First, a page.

L293DNE instead of L293D?

Hi everyone! I'd like to buy a L293D motor driver but I can't find it on the usual site where I buy stuff (can I tell the name?). What seems most similar is L293DNE. For basic use, could they be the same?

Thank you!

L293DNE is superior... it's the same chip but it's for commercial use. Good for 0-70°C rated... the other is not. Also I believe the leads have better plating.

The L293 chips are very old technology. There are much better MOSFET output drivers available. Pololu has a variety of motor drivers.

I prefer L298N, although I haven't used those motor drivers.
L298N can power your Arduino, which I think is very useful

Depends on your application, but if you have more than 12V, then you cant power your arduino. also, it has a power drop of 2v

jppboi:
I prefer L298N...

Same old technology, with the same high losses (typical 3.7volt@2Amp).
Ok for experiments, poor choice for final projects.
Leo..

jppboi:
L298N can power your Arduino, which I think is very useful

Some modules have a linear regulator on board, and that way offer a 5V output.

However that won't work well if you use voltages well over 12V, which you typically should to compensate for the massive voltage losses of the L298N and similar chips.

groundFungus:
The L293 chips are very old technology. There are much better MOSFET output drivers available. Pololu has a variety of motor drivers.

Very interesting... Are these called "shields"? What's the difference between this and a simple L293D ic?

"DRV8801 Single Brushed DC Motor Driver Carrier" seems to be the modern version of L293D.

Anyway, I'm just experimenting, nothing serious... So L293D would be ok... That's what they use in my beginner kit...

run what you got... as you get further into this you start to look at the datasheets and notice things like peak current and what the IC uses to control things... etc (running bigger motors and being more efficient with conserving power)

The biggest difference between them:

L293 - uses darlingtons to drive the motors and have about 600mA - 1A limit
DRV8870 - uses N-Channel MOSFETS and can support up to 3.5 A (I'm sure that will need a heat sink)

I'm sure there may be other differences but I haven't dug any further

Currently I'm working on a DC motor project that doesn't even require an H Bridge... it's low power and I'm using an opamp and some bigger transistors.

wolframore:
L293 - uses darlingtons to drive the motors and have about 600mA - 1A limit
DRV8870 - uses N-Channel MOSFETS and can support up to 3.5 A (I'm sure that will need a heat sink)

Very interesting...

Thank you!

wolframore:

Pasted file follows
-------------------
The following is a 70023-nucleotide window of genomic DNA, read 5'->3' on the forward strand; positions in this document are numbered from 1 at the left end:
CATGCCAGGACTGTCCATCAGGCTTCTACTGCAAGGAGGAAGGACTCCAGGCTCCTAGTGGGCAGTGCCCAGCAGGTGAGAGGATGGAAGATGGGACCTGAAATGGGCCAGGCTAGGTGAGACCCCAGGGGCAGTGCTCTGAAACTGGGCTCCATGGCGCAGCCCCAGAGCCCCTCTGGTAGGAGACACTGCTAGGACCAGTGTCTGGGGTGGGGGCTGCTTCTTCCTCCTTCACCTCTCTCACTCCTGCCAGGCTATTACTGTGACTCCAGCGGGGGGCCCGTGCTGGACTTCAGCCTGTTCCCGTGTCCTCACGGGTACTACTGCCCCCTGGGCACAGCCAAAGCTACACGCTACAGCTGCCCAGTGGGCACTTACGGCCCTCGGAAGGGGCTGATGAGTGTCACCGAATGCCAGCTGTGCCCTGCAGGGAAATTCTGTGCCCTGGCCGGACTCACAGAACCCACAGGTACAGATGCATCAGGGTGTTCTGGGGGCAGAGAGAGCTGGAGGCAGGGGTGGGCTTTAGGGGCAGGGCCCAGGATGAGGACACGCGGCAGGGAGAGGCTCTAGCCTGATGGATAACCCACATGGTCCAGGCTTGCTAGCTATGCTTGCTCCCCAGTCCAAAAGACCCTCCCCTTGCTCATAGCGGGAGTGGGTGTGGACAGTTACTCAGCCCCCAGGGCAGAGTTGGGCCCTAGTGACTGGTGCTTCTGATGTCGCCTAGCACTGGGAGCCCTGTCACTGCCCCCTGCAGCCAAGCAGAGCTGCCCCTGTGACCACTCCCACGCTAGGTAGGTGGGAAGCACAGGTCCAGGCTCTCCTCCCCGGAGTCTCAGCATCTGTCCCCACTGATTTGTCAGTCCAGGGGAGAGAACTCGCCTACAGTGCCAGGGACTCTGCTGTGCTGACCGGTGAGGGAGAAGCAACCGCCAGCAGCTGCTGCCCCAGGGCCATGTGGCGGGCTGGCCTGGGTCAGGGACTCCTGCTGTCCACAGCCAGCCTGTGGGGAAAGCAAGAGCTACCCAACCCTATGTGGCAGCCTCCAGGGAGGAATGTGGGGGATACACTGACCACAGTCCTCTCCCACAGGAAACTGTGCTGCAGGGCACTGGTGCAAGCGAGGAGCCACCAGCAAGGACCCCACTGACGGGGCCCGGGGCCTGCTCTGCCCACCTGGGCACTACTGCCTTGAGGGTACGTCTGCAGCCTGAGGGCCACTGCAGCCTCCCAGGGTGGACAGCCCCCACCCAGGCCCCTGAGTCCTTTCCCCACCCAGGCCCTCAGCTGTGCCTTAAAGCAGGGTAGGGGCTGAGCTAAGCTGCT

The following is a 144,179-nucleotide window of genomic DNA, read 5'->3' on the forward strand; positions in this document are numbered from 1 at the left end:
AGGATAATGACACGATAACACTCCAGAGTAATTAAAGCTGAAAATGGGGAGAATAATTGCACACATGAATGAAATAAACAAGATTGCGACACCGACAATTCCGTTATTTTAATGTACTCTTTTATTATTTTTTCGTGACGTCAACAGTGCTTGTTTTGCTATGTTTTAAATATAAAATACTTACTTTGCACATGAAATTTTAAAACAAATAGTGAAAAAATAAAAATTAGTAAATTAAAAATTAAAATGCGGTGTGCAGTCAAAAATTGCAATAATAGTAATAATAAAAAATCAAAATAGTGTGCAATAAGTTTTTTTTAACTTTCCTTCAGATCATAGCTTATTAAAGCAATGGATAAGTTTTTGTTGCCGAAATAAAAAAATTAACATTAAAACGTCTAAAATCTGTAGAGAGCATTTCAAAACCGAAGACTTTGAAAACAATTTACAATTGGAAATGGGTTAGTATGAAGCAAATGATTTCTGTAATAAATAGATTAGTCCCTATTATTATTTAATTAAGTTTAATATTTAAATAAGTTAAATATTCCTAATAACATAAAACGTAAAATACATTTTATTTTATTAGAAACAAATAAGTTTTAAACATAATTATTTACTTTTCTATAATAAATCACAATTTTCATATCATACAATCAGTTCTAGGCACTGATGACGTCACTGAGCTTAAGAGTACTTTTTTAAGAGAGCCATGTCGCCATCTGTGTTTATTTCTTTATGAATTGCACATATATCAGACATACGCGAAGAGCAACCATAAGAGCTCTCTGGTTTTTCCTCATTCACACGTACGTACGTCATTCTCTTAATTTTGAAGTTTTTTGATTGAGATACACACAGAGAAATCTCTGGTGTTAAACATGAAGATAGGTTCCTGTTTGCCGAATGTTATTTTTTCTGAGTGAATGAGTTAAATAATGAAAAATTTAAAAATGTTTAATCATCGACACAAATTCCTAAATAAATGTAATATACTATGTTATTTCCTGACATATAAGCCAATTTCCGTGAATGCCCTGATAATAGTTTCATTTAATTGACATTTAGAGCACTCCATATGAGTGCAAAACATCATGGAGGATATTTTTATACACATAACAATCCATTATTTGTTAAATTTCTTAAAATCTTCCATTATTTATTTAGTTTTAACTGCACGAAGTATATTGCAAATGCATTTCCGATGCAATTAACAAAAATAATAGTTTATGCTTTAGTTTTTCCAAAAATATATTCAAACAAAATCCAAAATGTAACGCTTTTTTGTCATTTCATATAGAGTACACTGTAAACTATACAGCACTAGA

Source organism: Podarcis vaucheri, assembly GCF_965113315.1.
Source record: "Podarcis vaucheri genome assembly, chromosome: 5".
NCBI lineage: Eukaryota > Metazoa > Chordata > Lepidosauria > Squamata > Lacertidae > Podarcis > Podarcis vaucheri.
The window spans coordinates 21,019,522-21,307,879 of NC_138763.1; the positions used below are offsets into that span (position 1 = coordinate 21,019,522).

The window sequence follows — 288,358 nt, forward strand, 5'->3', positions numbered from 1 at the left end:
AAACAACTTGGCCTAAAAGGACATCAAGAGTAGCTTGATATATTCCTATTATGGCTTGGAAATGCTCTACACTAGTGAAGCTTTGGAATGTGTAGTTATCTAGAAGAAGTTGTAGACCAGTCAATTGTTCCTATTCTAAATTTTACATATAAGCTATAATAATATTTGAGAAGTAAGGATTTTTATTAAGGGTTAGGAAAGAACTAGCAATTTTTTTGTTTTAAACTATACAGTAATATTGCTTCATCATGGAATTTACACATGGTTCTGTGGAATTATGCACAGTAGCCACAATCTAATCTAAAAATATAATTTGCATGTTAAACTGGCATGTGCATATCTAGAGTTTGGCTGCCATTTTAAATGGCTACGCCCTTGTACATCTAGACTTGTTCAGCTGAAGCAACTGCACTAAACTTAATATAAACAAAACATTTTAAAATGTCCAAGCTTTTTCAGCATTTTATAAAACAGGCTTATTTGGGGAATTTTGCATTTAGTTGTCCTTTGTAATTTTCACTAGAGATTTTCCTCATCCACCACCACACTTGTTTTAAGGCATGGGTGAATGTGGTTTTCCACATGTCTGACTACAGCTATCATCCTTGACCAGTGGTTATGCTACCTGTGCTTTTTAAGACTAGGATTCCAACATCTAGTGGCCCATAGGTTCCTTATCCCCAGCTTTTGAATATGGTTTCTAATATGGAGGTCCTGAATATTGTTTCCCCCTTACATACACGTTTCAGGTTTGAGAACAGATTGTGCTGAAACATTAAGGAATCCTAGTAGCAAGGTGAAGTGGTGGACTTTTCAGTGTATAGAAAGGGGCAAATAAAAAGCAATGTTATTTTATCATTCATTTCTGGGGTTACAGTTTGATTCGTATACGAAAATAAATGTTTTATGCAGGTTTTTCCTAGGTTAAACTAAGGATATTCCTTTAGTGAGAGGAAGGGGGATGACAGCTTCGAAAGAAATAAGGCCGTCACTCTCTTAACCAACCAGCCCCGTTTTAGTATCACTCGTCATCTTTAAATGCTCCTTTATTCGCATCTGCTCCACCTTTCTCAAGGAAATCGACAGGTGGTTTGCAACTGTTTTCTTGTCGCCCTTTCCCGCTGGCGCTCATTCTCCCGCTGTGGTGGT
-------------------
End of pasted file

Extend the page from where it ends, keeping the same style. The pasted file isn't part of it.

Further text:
run what you got... as you get further into this you start to look at the datasheets and notice things like peak current and what the IC uses to control things... etc

Great, yeah, I'm seeing that everything is explained in datasheet, cool!

wolframore:
L293 - uses darlingtons to drive the motors and have about 600mA - 1A limit

Definitely needs a heat sink: 3-4V drop means 2-3W dissipation per channel at 600 mA, 3-4W at 1A. Run two motors at 1A and you have 6-8W of heat to deal with.

The DRV8870 datasheet lists a 565 mΩ on resistance, that's 0.2W per channel at 600 mA, 0.6W at 1A, and 7.3W at the maximum 3.6A - rated for peak, don't see the continuous rating. But you need one per motor, while the L296 runs two motors.

Another one is the TB6612FNG, a dual H-bridge rated up to 3.2A peak and 1.2A continuous, 0.5Ω on resistance so very similar to the DRV8870. I've used the thing without heat sink for a small two-wheel robot running off 2xLiPo.

You would think they can get Rds down a bit more, it would be better to run them off outboard mosfets.

Indeed. Probably a manufacturing limitation.

Choice between one IC (cheap to make; cheap to assemble) and a bunch of discrete components (less cheap to make, far less cheap to assemble).

For a 1A H-bridge 0.5 Ohm is good enough.

You have a point there, 1A is useful for many things... until you get to bigger and hungrier motors. With such amazing ICs being built I’m amazed it drops that much when they’re fully on. It’s the PFETs that’s the issue. I’m sure it won’t we long til they have 5A or higher chips soon... like these 100 watt class D amps on a tiny chip... it’s amazing.

Both the TB6612FNG and DRV8870 use 2xNMOS for the output stages, with apparently an internal boost circuit to get the voltage high enough to switch them on.

TB6612FNG Datasheet shows standard H bridge with P and N Mosfets for the output.

The DRV8870 is done with 4 NMOS, how it should be... this ones interesting.

With switching losses with PWM it’s hard to get much better currently without big heat sinks, paralleling and discrete circuits.